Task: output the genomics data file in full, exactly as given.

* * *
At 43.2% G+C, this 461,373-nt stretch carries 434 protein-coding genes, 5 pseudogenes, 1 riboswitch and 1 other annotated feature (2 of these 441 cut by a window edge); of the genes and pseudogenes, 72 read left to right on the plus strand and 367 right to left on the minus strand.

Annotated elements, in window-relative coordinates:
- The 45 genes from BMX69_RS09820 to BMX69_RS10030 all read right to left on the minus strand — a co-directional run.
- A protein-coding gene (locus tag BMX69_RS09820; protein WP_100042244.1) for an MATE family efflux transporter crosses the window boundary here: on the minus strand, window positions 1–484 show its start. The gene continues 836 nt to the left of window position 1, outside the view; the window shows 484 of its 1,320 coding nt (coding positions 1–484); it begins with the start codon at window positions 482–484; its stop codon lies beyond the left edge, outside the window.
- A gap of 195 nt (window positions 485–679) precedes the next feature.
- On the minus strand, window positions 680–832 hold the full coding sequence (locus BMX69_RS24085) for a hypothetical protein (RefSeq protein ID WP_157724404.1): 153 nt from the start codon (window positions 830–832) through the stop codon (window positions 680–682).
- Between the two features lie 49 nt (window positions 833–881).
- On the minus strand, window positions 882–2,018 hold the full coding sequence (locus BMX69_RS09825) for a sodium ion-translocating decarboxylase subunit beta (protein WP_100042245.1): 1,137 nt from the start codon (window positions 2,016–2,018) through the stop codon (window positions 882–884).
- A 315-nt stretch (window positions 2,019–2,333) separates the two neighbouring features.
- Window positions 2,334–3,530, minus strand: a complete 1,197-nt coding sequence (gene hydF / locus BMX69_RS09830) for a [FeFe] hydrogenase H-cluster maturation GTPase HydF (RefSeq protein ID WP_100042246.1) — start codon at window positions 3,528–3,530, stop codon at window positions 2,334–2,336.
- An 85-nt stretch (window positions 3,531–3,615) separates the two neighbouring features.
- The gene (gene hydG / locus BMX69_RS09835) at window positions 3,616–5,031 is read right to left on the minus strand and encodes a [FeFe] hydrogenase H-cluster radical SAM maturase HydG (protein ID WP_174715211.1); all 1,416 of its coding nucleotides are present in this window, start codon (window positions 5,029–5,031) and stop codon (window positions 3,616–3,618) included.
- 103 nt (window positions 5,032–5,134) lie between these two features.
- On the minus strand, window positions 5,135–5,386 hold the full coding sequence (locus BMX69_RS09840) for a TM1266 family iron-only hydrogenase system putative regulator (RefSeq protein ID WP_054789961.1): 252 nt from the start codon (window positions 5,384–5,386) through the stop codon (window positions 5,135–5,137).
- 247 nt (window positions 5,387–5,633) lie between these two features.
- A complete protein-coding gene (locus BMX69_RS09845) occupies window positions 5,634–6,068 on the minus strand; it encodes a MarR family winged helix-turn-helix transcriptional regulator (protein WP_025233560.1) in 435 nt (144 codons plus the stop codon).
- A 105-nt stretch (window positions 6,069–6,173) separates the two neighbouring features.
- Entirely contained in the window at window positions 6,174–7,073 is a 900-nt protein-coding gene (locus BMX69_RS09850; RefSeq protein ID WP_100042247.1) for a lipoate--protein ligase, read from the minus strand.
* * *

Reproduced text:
At 43.2% G+C, this 461,373-nt stretch carries 434 protein-coding genes, 5 pseudogenes, 1 riboswitch and 1 other annotated feature (2 of these 441 cut by a window edge); of the genes and pseudogenes, 72 read left to right on the plus strand and 367 right to left on the minus strand.

Annotated elements, in window-relative coordinates:
- The 45 genes from BMX69_RS09820 to BMX69_RS10030 all read right to left on the minus strand — a co-directional run.
- A protein-coding gene (locus tag BMX69_RS09820; protein WP_100042244.1) for an MATE family efflux transporter crosses the window boundary here: on the minus strand, window positions 1–484 show its start. The gene continues 836 nt to the left of window position 1, outside the view; the window shows 484 of its 1,320 coding nt (coding positions 1–484); it begins with the start codon at window positions 482–484; its stop codon lies beyond the left edge, outside the window.
- A gap of 195 nt (window positions 485–679) precedes the next feature.
- On the minus strand, window positions 680–832 hold the full coding sequence (locus BMX69_RS24085) for a hypothetical protein (RefSeq protein ID WP_157724404.1): 153 nt from the start codon (window positions 830–832) through the stop codon (window positions 680–682).
- Between the two features lie 49 nt (window positions 833–881).
- On the minus strand, window positions 882–2,018 hold the full coding sequence (locus BMX69_RS09825) for a sodium ion-translocating decarboxylase subunit beta (protein WP_100042245.1): 1,137 nt from the start codon (window positions 2,016–2,018) through the stop codon (window positions 882–884).
- A 315-nt stretch (window positions 2,019–2,333) separates the two neighbouring features.
- Window positions 2,334–3,530, minus strand: a complete 1,197-nt coding sequence (gene hydF / locus BMX69_RS09830) for a [FeFe] hydrogenase H-cluster maturation GTPase HydF (RefSeq protein ID WP_100042246.1) — start codon at window positions 3,528–3,530, stop codon at window positions 2,334–2,336.
- An 85-nt stretch (window positions 3,531–3,615) separates the two neighbouring features.
- The gene (gene hydG / locus BMX69_RS09835) at window positions 3,616–5,031 is read right to left on the minus strand and encodes a [FeFe] hydrogenase H-cluster radical SAM maturase HydG (protein ID WP_174715211.1); all 1,416 of its coding nucleotides are present in this window, start codon (window positions 5,029–5,031) and stop codon (window positions 3,616–3,618) included.
- 103 nt (window positions 5,032–5,134) lie between these two features.
- On the minus strand, window positions 5,135–5,386 hold the full coding sequence (locus BMX69_RS09840) for a TM1266 family iron-only hydrogenase system putative regulator (RefSeq protein ID WP_054789961.1): 252 nt from the start codon (window positions 5,384–5,386) through the stop codon (window positions 5,135–5,137).
- 247 nt (window positions 5,387–5,633) lie between these two features.
- A complete protein-coding gene (locus BMX69_RS09845) occupies window positions 5,634–6,068 on the minus strand; it encodes a MarR family winged helix-turn-helix transcriptional regulator (protein WP_025233560.1) in 435 nt (144 codons plus the stop codon).
- A 105-nt stretch (window positions 6,069–6,173) separates the two neighbouring features.
- Entirely contained in the window at window positions 6,174–7,073 is a 900-nt protein-coding gene (locus BMX69_RS09850; RefSeq protein ID WP_100042247.1) for a lipoate--protein ligase, read from the minus strand.